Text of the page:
It appears relative US dollar strength is likely to be maintained until Europe can address these concerns. The European Central Bank (ECB) has indicated that the introduction of a new instrument to address this problem is imminent. However, the consequences of the Ukraine conflict will take time to resolve.

Note too, while fragmentation risk lingers, the ECB is likely to adopt a relatively cautious approach to tightening monetary policy. The interest rate differential has already increased firmly in favour of the US dollar.


Higher US interest rates and the relative strength of the US dollar have underpinned tightening global financial conditions, with significant implications for emerging market economies, including South Africa. The US Federal Reserve (the Fed) matters!

Despite elevated export commodity prices, the rand has depreciated against the US dollar since mid-2021. This coincided with the June 2021 US Federal Open Market Committee (FOMC) meeting when the Fed pulled forward its projected path for US interest rate hikes and emphasised its commitment to maintaining inflation at a low level over time.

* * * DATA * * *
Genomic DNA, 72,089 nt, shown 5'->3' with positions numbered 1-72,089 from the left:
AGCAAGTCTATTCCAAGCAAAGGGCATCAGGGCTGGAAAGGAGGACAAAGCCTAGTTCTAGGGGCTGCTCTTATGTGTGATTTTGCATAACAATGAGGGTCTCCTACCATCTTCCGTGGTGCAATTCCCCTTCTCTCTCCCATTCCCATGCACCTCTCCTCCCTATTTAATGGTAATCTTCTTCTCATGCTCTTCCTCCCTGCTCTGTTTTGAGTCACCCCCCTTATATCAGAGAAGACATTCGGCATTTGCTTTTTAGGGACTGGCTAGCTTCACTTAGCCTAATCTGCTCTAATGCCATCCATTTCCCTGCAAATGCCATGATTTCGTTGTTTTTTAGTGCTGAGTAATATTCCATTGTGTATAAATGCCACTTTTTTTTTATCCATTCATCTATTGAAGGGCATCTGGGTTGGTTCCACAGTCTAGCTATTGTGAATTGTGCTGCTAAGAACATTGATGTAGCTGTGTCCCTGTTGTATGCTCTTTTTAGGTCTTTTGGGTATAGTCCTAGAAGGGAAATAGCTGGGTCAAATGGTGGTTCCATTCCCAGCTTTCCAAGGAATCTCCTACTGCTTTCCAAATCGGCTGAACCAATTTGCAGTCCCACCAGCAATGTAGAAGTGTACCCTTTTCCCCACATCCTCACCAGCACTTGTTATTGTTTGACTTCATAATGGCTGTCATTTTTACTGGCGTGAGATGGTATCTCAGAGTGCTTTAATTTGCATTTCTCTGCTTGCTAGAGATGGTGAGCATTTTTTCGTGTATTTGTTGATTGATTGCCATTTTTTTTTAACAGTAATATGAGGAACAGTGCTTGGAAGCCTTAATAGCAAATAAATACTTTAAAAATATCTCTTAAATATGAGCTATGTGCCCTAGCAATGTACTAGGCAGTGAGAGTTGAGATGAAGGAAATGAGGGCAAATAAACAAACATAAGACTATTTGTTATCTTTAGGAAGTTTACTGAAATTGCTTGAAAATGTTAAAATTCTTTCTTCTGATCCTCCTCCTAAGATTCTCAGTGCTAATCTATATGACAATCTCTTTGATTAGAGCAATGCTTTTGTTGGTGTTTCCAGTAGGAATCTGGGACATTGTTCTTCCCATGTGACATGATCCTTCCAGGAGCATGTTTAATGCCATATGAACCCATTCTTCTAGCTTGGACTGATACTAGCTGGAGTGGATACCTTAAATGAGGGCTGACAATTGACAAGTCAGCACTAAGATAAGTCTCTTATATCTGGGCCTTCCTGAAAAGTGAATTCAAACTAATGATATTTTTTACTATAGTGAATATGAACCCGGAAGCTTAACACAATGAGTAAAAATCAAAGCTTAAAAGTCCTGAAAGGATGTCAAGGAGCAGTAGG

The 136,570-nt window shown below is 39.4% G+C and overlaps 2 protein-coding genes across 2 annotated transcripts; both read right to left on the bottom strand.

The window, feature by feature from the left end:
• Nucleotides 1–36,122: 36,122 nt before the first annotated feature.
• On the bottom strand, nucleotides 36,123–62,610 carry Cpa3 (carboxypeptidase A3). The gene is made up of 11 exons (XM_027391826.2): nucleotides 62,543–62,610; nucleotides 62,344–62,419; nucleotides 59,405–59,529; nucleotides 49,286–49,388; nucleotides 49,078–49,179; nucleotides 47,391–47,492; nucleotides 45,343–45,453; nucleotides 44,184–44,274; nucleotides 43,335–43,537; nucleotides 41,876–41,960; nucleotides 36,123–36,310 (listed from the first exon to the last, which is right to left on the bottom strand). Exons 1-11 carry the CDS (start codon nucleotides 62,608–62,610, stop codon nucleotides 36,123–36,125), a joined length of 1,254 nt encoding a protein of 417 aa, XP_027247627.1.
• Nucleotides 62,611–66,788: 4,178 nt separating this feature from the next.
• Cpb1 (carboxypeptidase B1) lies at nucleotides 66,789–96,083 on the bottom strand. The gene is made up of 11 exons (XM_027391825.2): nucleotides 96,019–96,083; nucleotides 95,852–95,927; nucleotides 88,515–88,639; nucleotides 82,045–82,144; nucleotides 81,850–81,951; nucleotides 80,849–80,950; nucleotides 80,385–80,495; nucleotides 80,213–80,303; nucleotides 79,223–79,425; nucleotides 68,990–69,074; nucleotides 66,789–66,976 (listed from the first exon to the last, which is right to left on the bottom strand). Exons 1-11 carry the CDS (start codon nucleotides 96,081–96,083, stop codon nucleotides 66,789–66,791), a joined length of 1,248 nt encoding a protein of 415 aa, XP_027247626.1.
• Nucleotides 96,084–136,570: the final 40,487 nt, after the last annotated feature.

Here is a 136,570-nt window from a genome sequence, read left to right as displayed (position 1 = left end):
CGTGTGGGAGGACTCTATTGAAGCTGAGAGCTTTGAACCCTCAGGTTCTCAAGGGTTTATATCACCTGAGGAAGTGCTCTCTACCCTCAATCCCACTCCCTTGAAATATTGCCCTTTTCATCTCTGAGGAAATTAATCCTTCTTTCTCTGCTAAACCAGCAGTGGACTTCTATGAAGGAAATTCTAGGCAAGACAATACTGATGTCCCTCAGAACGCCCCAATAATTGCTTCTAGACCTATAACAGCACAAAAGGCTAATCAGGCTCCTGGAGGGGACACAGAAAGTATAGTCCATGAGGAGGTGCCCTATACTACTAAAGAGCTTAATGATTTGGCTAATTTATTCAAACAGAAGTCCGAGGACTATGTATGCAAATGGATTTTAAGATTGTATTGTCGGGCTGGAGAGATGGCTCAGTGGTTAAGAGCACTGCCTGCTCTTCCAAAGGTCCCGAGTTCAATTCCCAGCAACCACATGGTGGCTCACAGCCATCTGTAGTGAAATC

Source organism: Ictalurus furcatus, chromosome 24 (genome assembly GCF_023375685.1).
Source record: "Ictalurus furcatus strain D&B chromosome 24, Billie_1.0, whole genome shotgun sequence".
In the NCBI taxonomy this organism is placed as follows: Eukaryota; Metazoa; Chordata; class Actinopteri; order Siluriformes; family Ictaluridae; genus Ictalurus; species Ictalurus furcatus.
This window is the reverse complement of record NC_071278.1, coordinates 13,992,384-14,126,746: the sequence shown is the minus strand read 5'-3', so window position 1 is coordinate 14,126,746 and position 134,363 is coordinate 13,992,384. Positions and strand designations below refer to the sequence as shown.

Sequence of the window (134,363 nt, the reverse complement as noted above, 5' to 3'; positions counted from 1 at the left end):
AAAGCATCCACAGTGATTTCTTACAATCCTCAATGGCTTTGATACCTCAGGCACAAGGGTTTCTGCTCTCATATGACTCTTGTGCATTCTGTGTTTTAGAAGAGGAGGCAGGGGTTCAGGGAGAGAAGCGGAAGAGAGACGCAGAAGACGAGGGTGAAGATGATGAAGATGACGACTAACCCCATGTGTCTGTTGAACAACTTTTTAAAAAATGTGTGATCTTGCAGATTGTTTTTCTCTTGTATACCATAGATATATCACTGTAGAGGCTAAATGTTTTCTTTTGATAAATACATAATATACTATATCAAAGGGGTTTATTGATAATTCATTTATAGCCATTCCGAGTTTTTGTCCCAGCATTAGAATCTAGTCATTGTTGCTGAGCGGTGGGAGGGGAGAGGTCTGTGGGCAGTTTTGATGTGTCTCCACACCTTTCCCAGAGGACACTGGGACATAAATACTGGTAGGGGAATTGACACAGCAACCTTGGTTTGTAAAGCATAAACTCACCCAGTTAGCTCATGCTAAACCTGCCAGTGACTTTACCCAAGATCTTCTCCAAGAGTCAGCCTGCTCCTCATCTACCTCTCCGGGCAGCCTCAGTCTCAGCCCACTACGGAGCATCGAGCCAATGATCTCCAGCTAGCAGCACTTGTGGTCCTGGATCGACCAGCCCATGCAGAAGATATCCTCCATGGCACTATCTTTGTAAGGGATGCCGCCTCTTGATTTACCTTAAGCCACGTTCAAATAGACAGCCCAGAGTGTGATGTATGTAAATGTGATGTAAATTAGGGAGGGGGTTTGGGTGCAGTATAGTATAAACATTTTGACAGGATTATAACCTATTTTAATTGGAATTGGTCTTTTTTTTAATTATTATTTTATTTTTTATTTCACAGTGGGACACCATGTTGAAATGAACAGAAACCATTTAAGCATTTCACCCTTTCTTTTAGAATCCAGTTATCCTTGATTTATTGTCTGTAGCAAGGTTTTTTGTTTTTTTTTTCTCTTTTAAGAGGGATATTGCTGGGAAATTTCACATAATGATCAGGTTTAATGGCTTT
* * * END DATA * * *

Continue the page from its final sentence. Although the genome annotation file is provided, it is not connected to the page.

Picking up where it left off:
Recently, a combination of falling export commodity prices amid still-high oil prices imply downward pressure on South Africa’s terms of trade and, by extension, the rand (although the spike in export coal prices helps to a degree).

In addition, relative rand weakness has been accentuated by electricity load shedding, which must be weighing heavily on production, especially mining and, hence, export volumes.


There are, therefore, a lot of moving parts and forecasting in the current environment is perilous. However, we can note that lower inflation in South Africa relative to the US has firmed the estimated ‘fair value’ for the rand relative to the US dollar significantly over the past year. Currently, we estimate the rand is trading at more than two standard deviations weaker than its estimated PPP level of firmer than US$/R14.

Historically, the rand has tracked its PPP level over time, although shocks do cause deviations that could last years. If the Ukraine conflict escalates or export commodity prices fall further, the rand may weaken further. Even so, we believe in the current situation, a (hoped for) return to stable electricity supply would likely make a significant difference.

All of that said, however, a key requirement is that the South African Reserve Bank (SARB) keeps inflation and inflation expectations well anchored at a relatively low level. We trust it will. If it does, the rand should navigate its way back towards PPP over time (noting that looking forward the PPP level adjusts in line with inflation differentials).